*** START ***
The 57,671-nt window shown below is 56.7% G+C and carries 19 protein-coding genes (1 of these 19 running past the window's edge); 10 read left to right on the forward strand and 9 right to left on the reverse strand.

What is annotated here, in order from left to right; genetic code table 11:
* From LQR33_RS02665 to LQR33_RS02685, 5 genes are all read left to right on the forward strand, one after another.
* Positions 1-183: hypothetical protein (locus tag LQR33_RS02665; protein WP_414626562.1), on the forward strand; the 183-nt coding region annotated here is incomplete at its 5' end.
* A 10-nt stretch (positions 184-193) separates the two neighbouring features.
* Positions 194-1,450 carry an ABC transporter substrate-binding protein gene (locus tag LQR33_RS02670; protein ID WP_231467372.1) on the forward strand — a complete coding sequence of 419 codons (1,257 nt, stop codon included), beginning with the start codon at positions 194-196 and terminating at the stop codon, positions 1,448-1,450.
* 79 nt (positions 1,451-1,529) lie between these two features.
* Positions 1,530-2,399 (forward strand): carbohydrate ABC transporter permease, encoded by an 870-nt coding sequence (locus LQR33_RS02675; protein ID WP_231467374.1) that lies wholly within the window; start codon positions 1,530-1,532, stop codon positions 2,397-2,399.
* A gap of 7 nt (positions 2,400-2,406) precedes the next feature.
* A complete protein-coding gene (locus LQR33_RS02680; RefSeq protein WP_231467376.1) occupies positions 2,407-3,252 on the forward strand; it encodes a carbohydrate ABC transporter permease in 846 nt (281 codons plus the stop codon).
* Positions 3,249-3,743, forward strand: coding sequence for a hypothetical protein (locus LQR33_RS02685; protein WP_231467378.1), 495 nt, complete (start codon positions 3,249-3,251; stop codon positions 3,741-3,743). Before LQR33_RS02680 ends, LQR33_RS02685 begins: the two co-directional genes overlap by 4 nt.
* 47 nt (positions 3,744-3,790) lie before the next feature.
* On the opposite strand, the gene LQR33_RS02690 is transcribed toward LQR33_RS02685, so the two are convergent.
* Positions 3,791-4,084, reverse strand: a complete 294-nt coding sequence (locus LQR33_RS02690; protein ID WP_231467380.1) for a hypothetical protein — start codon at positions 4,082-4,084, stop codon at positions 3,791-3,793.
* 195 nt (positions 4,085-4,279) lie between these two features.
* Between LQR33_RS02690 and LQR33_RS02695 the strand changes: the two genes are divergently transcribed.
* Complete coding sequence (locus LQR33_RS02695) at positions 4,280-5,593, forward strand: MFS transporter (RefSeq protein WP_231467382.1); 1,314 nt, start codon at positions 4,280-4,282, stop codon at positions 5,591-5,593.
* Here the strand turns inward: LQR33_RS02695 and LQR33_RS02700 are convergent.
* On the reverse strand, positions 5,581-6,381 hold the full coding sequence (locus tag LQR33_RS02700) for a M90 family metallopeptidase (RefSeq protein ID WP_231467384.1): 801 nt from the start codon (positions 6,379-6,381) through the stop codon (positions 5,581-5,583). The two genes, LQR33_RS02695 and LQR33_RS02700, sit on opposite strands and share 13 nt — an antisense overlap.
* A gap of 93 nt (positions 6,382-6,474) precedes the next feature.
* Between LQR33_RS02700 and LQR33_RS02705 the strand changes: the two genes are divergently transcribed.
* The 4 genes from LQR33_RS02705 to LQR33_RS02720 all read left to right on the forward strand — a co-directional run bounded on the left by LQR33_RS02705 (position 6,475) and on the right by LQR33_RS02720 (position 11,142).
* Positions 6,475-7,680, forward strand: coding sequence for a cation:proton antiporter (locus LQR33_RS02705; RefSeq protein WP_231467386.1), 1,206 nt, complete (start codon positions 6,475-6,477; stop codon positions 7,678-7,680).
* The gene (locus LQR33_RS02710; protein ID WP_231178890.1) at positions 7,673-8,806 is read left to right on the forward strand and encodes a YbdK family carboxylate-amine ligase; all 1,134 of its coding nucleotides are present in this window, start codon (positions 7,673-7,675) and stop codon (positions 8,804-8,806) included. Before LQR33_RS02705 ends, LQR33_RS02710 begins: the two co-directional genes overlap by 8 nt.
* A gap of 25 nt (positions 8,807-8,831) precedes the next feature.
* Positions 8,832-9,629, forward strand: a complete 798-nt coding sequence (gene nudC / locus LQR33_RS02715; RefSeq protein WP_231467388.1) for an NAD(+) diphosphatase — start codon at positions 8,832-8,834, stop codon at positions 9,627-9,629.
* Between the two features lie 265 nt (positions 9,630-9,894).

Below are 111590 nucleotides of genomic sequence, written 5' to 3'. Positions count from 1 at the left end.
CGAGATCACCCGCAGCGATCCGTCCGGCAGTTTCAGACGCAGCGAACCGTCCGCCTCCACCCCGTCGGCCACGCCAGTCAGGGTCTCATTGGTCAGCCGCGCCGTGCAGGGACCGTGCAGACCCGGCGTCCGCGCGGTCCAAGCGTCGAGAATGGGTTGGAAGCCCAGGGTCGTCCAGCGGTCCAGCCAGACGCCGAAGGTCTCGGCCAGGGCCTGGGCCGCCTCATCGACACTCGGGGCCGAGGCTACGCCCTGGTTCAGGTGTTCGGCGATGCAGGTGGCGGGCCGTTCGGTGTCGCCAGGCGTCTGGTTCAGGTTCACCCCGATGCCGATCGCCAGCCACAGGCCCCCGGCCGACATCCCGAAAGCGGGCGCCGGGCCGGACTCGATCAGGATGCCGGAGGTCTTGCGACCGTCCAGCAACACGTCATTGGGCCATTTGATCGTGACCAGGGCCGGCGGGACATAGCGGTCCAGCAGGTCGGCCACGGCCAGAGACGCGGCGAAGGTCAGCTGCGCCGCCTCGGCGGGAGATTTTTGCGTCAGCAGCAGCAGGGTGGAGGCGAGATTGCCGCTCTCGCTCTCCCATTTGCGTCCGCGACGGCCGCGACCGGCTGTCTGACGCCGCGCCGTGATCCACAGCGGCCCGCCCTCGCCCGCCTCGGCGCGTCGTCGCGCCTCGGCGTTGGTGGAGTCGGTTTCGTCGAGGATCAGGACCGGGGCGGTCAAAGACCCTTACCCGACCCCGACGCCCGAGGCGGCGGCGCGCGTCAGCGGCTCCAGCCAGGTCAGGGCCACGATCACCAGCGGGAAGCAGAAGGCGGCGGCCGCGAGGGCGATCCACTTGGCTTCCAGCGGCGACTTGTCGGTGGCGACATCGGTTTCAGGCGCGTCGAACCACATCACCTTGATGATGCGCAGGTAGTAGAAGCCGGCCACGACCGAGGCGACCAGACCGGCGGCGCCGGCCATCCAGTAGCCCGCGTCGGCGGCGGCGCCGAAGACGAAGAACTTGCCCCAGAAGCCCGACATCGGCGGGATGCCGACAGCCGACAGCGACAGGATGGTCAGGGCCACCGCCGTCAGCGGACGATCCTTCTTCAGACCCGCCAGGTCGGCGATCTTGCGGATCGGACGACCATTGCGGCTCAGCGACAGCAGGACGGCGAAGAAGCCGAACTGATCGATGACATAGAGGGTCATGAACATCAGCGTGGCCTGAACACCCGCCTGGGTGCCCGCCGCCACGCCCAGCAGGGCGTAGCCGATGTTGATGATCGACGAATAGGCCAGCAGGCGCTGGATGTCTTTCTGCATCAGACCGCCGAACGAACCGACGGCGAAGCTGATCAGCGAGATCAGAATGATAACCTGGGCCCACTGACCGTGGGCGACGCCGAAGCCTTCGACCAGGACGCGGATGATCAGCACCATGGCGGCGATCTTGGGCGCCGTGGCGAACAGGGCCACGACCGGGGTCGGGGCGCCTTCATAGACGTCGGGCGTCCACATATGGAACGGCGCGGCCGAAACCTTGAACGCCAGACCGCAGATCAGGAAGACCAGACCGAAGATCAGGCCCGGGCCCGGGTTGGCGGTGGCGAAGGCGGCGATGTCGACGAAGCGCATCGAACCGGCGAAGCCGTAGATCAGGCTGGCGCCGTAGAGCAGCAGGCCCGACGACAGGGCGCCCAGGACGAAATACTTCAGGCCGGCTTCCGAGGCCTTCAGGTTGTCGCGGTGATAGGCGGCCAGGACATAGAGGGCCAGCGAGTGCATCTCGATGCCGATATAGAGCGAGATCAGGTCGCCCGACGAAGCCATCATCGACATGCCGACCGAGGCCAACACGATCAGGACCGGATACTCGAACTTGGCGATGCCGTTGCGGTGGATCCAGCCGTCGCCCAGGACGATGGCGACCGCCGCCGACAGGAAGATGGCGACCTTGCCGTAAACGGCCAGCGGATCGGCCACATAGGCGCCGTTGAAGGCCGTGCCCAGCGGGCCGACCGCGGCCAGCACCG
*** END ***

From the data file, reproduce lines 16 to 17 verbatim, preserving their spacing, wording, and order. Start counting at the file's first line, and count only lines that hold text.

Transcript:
* Between LQR33_RS02690 and LQR33_RS02695 the strand changes: the two genes are divergently transcribed.
* Complete coding sequence (locus LQR33_RS02695) at positions 4,280-5,593, forward strand: MFS transporter (RefSeq protein WP_231467382.1); 1,314 nt, start codon at positions 4,280-4,282, stop codon at positions 5,591-5,593.